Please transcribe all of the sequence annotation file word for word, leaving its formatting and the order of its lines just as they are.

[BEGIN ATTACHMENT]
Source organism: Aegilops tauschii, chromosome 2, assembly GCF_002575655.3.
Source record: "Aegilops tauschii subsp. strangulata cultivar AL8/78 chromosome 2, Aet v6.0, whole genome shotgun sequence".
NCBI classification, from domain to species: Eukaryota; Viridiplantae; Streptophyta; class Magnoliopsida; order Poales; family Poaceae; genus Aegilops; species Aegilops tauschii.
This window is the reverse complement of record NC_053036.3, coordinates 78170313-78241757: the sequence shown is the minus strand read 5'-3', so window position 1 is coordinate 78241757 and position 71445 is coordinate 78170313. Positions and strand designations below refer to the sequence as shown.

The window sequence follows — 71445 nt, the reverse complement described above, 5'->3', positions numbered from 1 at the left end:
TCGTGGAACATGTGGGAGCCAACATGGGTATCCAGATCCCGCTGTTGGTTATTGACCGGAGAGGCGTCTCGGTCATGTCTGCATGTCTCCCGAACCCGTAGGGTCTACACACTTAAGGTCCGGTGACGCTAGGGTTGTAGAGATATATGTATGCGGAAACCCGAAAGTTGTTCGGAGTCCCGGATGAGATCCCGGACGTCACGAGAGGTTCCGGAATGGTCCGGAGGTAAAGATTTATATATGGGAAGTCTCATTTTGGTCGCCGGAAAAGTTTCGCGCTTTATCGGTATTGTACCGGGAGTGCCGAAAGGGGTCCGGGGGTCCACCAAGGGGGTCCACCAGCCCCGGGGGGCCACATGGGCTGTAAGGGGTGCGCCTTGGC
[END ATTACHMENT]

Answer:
Source organism: Aegilops tauschii, chromosome 2, assembly GCF_002575655.3.
Source record: "Aegilops tauschii subsp. strangulata cultivar AL8/78 chromosome 2, Aet v6.0, whole genome shotgun sequence".
NCBI classification, from domain to species: Eukaryota; Viridiplantae; Streptophyta; class Magnoliopsida; order Poales; family Poaceae; genus Aegilops; species Aegilops tauschii.
This window is the reverse complement of record NC_053036.3, coordinates 78170313-78241757: the sequence shown is the minus strand read 5'-3', so window position 1 is coordinate 78241757 and position 71445 is coordinate 78170313. Positions and strand designations below refer to the sequence as shown.

The window sequence follows — 71445 nt, the reverse complement described above, 5'->3', positions numbered from 1 at the left end:
TCGTGGAACATGTGGGAGCCAACATGGGTATCCAGATCCCGCTGTTGGTTATTGACCGGAGAGGCGTCTCGGTCATGTCTGCATGTCTCCCGAACCCGTAGGGTCTACACACTTAAGGTCCGGTGACGCTAGGGTTGTAGAGATATATGTATGCGGAAACCCGAAAGTTGTTCGGAGTCCCGGATGAGATCCCGGACGTCACGAGAGGTTCCGGAATGGTCCGGAGGTAAAGATTTATATATGGGAAGTCTCATTTTGGTCGCCGGAAAAGTTTCGCGCTTTATCGGTATTGTACCGGGAGTGCCGAAAGGGGTCCGGGGGTCCACCAAGGGGGTCCACCAGCCCCGGGGGGCCACATGGGCTGTAAGGGGTGCGCCTTGGC